T 1485/09 () of 12.6.2013

European Case Law Identifier: ECLI:EP:BA:2013:T148509.20130612
Date of decision: 12 June 2013
Case number: T 1485/09
Application number: 05848150.8
IPC class: G08B 13/24
Language of proceedings: EN
Distribution: D
Download and more information:
Decision text in EN (PDF, 125.435K)
Documentation of the appeal procedure can be found in the Register
Bibliographic information is available in: EN
Versions: Unpublished
Title of application: Combination EAS and RFID label or tag
Applicant name: Tyco Fire & Security GmbH
Opponent name: -
Board: 3.5.02
Headnote: -
Relevant legal provisions:
European Patent Convention Art 56
European Patent Convention Art 123(2)
Keywords: Inventive step - yes, after amendment
Catchwords:

-

Cited decisions:
-
Citing decisions:
-

Summary of Facts and Submissions

I. This is an appeal of the applicant against the decision of the examining division to refuse European patent application No. 05 848 150.8. The reason given for the refusal was that the subject-matter of claim 11 then on file did not involve an inventive step according to Article 56 EPC.

II. The following documents of the state of the art have been cited during the procedure before the first instance:

D1: WO 00/36572 A1;

D2: US 6 147 606 A;

D3: US 6 097 347 A;

D4: WO 01/84667 A1;

D5: US 2002/0097153 A1.

III. Oral proceedings before the board took place on 12 June 2013. The appellant requested that the decision under appeal be set aside and that a patent be granted in the following version:

Description:

Pages 1, 2, 2A, 2B, 2C, 3 to 5, 5A, 6 to 22, 22A, 23 to 26 and 26A as filed during oral proceedings of 12 June 1013;

Claims:

Claims 1 to 5 as filed during oral proceedings of 12 June 1013;

Drawings:

Sheets 1/10 to 6/10 and 8/10 to 10/10 as originally filed;

Sheet 7/10 as filed during oral proceedings of 12 June 1013.

IV. Claim 1 of the appellant's request reads as follows:

"A security tag (200) comprising:

- an electronic article surveillance (EAS) component (1) having a defined surface area; and

- a radiofrequency identification (RFID) component (2) having a defined surface area, the surface area of the EAS component (1) configured to at least partially overlap (3) the surface area of the RFID component (2), and

- wherein the RFID component (2) includes an antenna (204) and an application specific integrated circuit (208) (ASIC) attached to a substrate (202)

characterized in that

- the ASIC (208) having a complex impedance, and the complex impedance of the ASIC (208) matches a coupled complex conjugate impedance of the antenna (204) including loading effects of the EAS component (1);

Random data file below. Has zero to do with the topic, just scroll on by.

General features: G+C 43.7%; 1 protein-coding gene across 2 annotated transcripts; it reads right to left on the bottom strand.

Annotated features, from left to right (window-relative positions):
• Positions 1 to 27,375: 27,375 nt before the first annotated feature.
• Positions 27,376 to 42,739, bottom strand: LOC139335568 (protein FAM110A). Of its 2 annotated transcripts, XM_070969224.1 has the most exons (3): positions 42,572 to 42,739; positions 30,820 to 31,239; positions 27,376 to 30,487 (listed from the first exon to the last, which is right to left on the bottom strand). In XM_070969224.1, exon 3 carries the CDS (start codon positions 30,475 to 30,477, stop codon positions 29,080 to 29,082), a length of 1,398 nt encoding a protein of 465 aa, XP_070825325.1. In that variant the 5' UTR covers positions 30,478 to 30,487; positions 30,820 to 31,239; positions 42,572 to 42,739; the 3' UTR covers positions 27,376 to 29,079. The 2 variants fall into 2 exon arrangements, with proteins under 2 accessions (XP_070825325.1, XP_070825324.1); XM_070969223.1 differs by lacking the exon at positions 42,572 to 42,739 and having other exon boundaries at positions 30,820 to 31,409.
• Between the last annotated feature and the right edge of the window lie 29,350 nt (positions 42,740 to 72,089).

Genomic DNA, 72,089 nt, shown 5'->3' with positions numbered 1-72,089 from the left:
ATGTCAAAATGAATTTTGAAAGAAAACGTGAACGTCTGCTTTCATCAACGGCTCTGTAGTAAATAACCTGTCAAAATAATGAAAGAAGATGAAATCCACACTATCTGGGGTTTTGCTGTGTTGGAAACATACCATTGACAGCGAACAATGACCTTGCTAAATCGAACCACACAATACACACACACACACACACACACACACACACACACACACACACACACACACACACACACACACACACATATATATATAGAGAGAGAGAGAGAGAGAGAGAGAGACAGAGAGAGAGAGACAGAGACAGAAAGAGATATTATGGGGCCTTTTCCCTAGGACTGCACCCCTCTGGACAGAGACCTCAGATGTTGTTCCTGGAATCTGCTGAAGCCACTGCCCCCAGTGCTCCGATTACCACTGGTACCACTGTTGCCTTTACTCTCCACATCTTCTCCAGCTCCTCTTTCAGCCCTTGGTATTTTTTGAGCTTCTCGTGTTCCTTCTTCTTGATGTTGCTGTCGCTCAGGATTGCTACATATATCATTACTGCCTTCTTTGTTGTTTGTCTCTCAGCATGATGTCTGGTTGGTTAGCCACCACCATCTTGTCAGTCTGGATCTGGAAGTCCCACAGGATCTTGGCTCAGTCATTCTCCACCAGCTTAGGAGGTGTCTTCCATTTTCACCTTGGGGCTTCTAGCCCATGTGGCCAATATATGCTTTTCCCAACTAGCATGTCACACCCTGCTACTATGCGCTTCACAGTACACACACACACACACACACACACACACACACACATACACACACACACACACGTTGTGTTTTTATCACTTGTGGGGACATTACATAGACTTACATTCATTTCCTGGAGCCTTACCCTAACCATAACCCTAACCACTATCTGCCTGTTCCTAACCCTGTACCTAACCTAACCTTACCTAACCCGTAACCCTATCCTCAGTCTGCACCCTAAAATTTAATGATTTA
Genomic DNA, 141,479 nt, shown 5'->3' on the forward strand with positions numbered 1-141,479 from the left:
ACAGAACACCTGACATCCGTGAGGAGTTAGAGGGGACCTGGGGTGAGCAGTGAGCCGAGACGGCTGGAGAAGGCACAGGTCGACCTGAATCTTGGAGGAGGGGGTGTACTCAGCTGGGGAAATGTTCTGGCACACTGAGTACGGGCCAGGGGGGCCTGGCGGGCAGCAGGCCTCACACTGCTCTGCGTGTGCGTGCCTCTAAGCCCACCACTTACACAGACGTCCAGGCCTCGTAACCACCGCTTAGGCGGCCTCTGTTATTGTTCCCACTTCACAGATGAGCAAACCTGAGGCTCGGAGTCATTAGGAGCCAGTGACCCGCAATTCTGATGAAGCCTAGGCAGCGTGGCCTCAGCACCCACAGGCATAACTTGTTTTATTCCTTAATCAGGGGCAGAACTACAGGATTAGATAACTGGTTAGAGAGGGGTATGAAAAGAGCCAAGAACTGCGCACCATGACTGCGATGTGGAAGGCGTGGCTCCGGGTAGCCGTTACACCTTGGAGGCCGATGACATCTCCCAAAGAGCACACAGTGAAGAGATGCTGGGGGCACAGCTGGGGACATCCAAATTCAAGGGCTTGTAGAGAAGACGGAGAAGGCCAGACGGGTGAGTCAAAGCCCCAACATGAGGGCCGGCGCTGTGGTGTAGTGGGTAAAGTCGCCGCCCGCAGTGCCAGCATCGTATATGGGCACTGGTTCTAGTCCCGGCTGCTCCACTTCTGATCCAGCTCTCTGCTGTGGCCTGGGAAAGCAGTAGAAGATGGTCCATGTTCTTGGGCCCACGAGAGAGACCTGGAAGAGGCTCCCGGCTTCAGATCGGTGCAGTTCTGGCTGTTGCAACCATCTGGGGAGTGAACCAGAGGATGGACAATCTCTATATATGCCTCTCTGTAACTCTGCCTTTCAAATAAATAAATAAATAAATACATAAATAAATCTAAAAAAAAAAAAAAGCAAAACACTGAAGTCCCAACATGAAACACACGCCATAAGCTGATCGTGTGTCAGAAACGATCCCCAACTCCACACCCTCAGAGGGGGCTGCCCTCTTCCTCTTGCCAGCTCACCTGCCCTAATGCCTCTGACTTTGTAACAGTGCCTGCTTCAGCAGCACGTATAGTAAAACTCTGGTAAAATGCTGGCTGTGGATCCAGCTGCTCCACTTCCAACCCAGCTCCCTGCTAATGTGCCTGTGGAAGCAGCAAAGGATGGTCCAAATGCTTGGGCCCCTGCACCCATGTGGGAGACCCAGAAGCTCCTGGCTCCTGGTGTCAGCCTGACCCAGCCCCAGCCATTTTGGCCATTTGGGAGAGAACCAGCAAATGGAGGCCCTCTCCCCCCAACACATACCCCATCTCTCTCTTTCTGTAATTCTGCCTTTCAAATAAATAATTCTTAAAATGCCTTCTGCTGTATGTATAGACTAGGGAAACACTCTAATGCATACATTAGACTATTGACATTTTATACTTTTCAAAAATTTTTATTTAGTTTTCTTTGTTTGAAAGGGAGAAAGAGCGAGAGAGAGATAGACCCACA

- the antenna geometry of antenna (204) is configured to traverse around the perimeter of said substrate (202) and spiral inwardly, and wherein

- the antenna comprises a first portion (306) and a second portion (308) and both portions form an inwardly spiral pattern from the integrated circuit (208) and terminate inside the spiral patterns, and

- each of the portions (306, 308) of the antenna (204) comprises a slot at a segment point (SP2, SP3, SP4) on which the antenna (204) is severed to tune the antenna length of each antenna portion."

Claims 2 to 4 are dependent on claim 1.

Claim 5 of the appellant's request reads as follows:

"A method of tuning a combination of an electronic article surveillance (EAS) component and a radiofrequency identification (RFID) component, said RFID component comprising a substrate (202), the method comprising the step of:

- moving said RFID component to be overlapped by the EAS component so as to change impedance of an antenna of the RFID component,

characterized in

providing an antenna including an antenna conductor having a geometry configured to traverse around the perimeter of said substrate (202) and spiral inwardly, wherein the antenna comprises first (306) and second (308) portions that form an inwardly spiral pattern from the integrated circuit (208) and terminate inside the spiral patterns, and wherein the antenna is tuned by:

- severing the antenna conductors of the two portions (306, 308) into at least two segments such that at least one segment point corresponds to an operating frequency for the antenna based upon the length of the at least two antenna segments; and

- isolating the severed antenna conductor from remaining portions of the conductor, wherein

- a complex impedance of the antenna, including loading effects of the EAS component, is substantially equal to a complex conjugate impedance of an application specific integrated circuit (ASIC) included in the RFID component."

V. The appellant essentially argued as follows:

None of the cited prior art documents disclosed a dipole antenna which spirals inwardly such that, when tuning the antenna by severing end portions, the effective area of the antenna remains unchanged.

The documents D4 and D5 related to a different type of antenna from that claimed, since the independent claims specify a dipole antenna as used in UHF RFID systems, whereas D4 and D5 relate to inductive loop antennae for use in HF RFID systems.

Reasons for the Decision

1. The appeal is admissible.

2. Admissibility of the amendments (Article 123(2) EPC)

The examining division did not raise any objections under Article 123(2) EPC to the claims which formed the basis of the decision under appeal. The appellant has correctly indicated the basis for the further amendments to the independent claims introduced during the appeal procedure as being in paragraphs [0096], [0097] and [00102] (of the original international application, published as WO 2006/055653). The remaining dependent claims are equivalent to original dependent claims 3, 9 and 10, and the description has been amended merely to address formal objections and for consistency with the amended claims. The amended application documents therefore do not contravene Article 123(2) EPC.